Social media provides companies with a wealth of opportunities to increase visibility, improve consideration, strengthen internal communication, and accelerate innovation. But, as entities as diverse as Mannings, Dolce & Gabbana, and the HK SAR government have discovered, social media can also come with a nasty bite.
And the more deeply social media is adopted within and across organisations, the more exposed they are to risks that may damage their reputations. Research shows that business leaders now view social media as a top 5 business risk, with the top risk of social media being to reputation.
What can organisations in Hong Kong do to limit the threats to their reputations through social media? Here are five actions that can help safeguard corporate and brand reputations:
1. Understand the business context
Social media is now being used for a wide variety of purposes, from PR and marketing to HR and product development.
To get a handle on the risks facing any organisation, it is first necessary to understand how social media is being used internally - to what extent are employees aware of existing social media governance, how well is it being complied with, and to what extent is confidential or potentially damaging information being passed between employees on internal networks such as Yammer?
And, using a tool such as K-Matrix, what is being said on external social platforms about the company, its products and industry?
2. Assess reputation threats
Having understood an organisation's current online reputation, it is possible to identify, assess, and prioritise potential threats to its reputation, from 'traditional' reputation risks such as poor quality products or customer care to threats directly related to one's participation - or lack of participation - in social media.
Here it is essential to take a comprehensive view, considering a broad range of risk types: strategic (eg. analogue leadership), operational (eg. loss of productivity), behavioural (eg. employee sharing of inappropriate views), informational (eg. activist hijacks of social media accounts), and legal & regulatory.
3. Mitigate social media risks
With the threats prioritised, it is possible to develop a practical plan to head off the most immediate and damaging of these threats.
While social media risks vary by industry and organisation, typical measures to limit their likelihood and impact include strengthening internal controls for information access and distribution, strengthening employee induction and departure processes, developing or improving social media governance, ensuring that social media resources are appropriately spread across the organisation, and installing social media platform management and control technologies.
4. Manage reputation in real-time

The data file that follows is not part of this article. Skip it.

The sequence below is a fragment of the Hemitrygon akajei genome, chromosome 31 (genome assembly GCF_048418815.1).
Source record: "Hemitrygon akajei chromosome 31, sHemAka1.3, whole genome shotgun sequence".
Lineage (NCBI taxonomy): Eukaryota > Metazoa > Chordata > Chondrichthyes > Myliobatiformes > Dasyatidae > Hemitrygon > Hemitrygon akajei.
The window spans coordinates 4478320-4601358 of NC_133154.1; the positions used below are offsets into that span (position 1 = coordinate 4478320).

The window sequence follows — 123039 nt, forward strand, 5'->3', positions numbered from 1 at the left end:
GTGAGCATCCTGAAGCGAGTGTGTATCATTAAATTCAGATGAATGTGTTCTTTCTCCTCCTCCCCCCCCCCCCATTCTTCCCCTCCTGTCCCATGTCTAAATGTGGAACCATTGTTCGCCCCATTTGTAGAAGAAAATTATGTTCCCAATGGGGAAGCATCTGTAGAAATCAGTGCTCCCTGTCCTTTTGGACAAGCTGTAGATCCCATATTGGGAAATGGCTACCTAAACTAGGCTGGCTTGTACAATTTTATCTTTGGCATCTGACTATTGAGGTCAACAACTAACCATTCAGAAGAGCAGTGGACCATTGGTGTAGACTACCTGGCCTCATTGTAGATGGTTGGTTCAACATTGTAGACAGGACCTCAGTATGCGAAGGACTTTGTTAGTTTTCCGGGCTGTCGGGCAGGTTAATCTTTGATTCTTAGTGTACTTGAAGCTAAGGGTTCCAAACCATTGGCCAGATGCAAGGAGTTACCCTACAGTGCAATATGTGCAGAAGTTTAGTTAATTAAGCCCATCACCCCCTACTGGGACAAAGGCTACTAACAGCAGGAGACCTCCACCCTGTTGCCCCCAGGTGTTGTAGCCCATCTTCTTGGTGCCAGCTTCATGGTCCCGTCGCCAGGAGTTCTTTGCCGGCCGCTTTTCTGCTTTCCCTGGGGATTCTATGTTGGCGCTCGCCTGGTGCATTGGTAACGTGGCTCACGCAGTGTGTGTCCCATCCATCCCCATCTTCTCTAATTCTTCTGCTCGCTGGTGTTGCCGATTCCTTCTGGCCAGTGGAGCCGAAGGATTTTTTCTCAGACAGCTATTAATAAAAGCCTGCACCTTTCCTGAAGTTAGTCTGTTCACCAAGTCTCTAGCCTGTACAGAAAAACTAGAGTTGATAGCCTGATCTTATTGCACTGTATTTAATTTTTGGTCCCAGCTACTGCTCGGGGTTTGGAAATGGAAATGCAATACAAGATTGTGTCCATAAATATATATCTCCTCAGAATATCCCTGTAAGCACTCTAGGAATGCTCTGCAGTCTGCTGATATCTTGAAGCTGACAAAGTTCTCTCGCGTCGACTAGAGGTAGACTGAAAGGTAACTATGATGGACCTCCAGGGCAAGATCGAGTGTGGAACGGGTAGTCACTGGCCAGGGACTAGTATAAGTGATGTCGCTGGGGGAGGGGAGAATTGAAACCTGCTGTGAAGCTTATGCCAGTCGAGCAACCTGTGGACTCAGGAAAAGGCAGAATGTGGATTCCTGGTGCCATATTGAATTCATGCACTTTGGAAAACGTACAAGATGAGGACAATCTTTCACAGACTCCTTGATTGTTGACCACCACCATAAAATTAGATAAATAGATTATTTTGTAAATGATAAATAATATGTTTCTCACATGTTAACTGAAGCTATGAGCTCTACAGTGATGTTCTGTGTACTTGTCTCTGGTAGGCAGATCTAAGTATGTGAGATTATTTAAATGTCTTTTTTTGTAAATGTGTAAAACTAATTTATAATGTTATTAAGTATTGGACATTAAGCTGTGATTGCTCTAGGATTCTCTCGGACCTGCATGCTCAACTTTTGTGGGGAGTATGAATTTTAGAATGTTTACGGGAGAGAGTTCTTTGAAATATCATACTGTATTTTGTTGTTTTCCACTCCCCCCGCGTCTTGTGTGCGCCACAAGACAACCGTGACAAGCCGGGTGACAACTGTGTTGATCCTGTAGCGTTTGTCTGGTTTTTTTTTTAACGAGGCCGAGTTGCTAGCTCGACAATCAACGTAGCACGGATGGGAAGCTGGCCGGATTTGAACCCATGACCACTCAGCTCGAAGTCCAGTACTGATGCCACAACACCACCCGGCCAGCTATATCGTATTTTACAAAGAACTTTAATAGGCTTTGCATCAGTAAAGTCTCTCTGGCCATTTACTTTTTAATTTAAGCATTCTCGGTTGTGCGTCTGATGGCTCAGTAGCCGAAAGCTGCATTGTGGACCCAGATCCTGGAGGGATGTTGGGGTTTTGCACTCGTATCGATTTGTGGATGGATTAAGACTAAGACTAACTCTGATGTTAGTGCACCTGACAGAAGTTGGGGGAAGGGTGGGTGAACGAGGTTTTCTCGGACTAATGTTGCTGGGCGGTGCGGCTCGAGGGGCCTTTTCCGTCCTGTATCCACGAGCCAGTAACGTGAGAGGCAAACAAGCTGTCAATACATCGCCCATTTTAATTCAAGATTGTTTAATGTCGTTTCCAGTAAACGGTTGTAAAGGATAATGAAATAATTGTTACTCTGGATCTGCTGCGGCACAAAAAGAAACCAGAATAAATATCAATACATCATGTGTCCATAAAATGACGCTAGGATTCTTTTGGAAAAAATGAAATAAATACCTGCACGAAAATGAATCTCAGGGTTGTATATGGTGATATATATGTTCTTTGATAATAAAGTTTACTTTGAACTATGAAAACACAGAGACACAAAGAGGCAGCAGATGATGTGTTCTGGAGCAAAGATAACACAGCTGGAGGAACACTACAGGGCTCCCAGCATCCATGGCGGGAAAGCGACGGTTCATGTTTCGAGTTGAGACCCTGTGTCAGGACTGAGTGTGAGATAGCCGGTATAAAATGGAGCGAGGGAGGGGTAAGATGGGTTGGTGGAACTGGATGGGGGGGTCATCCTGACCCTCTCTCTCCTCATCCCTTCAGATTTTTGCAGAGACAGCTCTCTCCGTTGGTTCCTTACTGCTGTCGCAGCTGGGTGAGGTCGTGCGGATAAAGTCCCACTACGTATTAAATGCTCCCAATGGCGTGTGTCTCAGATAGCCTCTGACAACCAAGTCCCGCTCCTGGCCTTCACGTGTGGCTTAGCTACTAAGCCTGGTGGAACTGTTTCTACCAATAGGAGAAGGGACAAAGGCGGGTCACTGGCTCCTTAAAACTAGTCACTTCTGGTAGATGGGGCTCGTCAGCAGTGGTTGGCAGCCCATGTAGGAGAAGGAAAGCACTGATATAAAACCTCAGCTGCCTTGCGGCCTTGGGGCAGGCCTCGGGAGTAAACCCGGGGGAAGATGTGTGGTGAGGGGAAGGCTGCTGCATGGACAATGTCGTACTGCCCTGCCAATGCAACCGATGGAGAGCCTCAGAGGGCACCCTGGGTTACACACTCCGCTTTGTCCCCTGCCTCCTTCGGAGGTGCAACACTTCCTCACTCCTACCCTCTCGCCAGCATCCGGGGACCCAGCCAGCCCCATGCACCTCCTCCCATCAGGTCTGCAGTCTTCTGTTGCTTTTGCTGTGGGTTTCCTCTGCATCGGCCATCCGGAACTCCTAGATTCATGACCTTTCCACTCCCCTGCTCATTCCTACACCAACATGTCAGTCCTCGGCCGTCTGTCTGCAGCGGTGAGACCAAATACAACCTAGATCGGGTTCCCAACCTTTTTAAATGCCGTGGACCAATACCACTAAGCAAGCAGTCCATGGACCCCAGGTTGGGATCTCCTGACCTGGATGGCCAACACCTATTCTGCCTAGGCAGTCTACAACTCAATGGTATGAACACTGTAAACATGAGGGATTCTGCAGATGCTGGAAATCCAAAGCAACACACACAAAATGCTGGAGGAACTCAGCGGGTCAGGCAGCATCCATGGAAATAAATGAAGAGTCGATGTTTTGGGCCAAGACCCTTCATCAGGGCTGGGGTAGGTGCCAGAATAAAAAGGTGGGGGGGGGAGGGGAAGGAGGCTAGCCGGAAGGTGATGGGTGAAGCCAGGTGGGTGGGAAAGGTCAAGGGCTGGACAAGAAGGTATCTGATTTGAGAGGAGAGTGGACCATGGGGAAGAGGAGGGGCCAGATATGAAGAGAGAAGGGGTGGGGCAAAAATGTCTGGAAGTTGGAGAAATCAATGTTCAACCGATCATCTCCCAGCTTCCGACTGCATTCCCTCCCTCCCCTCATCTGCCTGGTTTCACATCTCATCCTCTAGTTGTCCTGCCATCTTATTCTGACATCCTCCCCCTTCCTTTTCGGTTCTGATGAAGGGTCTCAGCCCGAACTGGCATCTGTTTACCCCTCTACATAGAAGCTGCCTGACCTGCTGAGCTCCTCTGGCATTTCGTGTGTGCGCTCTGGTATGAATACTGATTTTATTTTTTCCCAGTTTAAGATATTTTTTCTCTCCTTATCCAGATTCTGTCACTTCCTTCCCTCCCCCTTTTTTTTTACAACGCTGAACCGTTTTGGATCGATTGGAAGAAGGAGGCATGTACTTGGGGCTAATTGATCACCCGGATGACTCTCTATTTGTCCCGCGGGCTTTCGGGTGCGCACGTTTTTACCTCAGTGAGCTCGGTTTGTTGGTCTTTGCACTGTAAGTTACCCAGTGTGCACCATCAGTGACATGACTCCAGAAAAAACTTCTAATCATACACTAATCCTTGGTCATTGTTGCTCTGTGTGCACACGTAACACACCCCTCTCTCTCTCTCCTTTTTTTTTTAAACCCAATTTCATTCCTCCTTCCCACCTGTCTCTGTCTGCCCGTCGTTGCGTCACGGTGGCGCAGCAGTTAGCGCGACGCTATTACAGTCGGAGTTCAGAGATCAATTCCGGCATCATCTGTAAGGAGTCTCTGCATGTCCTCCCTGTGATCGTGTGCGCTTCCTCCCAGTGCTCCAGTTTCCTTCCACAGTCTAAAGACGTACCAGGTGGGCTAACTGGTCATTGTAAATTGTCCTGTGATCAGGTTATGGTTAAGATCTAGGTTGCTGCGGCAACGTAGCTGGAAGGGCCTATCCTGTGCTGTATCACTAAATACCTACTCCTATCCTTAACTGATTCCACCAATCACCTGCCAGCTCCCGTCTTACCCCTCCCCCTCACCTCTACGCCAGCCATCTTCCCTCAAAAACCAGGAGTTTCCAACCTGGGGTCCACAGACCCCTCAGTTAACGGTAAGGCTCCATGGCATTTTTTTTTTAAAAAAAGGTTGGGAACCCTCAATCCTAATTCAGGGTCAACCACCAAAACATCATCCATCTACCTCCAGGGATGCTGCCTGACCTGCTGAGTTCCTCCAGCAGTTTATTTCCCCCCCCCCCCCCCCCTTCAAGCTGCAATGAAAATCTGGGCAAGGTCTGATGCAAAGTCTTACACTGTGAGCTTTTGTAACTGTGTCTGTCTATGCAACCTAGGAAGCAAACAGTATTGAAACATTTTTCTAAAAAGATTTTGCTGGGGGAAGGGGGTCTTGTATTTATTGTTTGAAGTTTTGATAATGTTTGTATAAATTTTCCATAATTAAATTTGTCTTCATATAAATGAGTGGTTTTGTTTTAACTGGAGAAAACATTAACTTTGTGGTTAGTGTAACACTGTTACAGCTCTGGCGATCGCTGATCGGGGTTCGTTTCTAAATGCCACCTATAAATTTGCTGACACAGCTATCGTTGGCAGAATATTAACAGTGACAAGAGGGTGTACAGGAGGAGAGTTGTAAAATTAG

Many organisations continue to approach social media primarily as a push marketing tool, neglecting to engage in the dialogue that already exists about them online or that inevitably occurs as a result of their business actions and marketing activities.
To protect reputation effectively, it is essential that negative conversations are managed in real-time across all relevant channels, both official and third party, in order to lessen the chance of their escalating into significant incidents.
This requires close listening and experienced, well trained staff. Social media left to interns or outsourced to agencies has resulted in much egg on too many corporate faces.
5. Prepare for and get on top of crises
While the great majority of the negative issues being played out online have negligible impact on corporate or brand reputations, when they do escalate they do so quickly and can cause significant damage.
With social media now playing a central role in crises, entities of all types now must reconfigure their crisis plans and teams to ensure that they are suitably prepared to manage and recover from a major incident in full public view online.
Charlie is the Workshop Leader for the Social Media Risk & Reputation Management Workshop.
Social Media Risk & Reputation Management Workshop
Regal Hongkong Hotel, Hong Kong
29 – 30 May
Click here to register.
Organizer: Pacific Conferences
The views expressed in this column are the author's own and do not necessarily reflect this publication's view, and this article is not edited by Hongkong Business. The author was not remunerated for this article.
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Charlie Pownall is Managing Director of communications consultancy CP/C & Associates, and Chairman of the Communications and Marketing Committee at The American Chamber of Commerce in Hong Kong.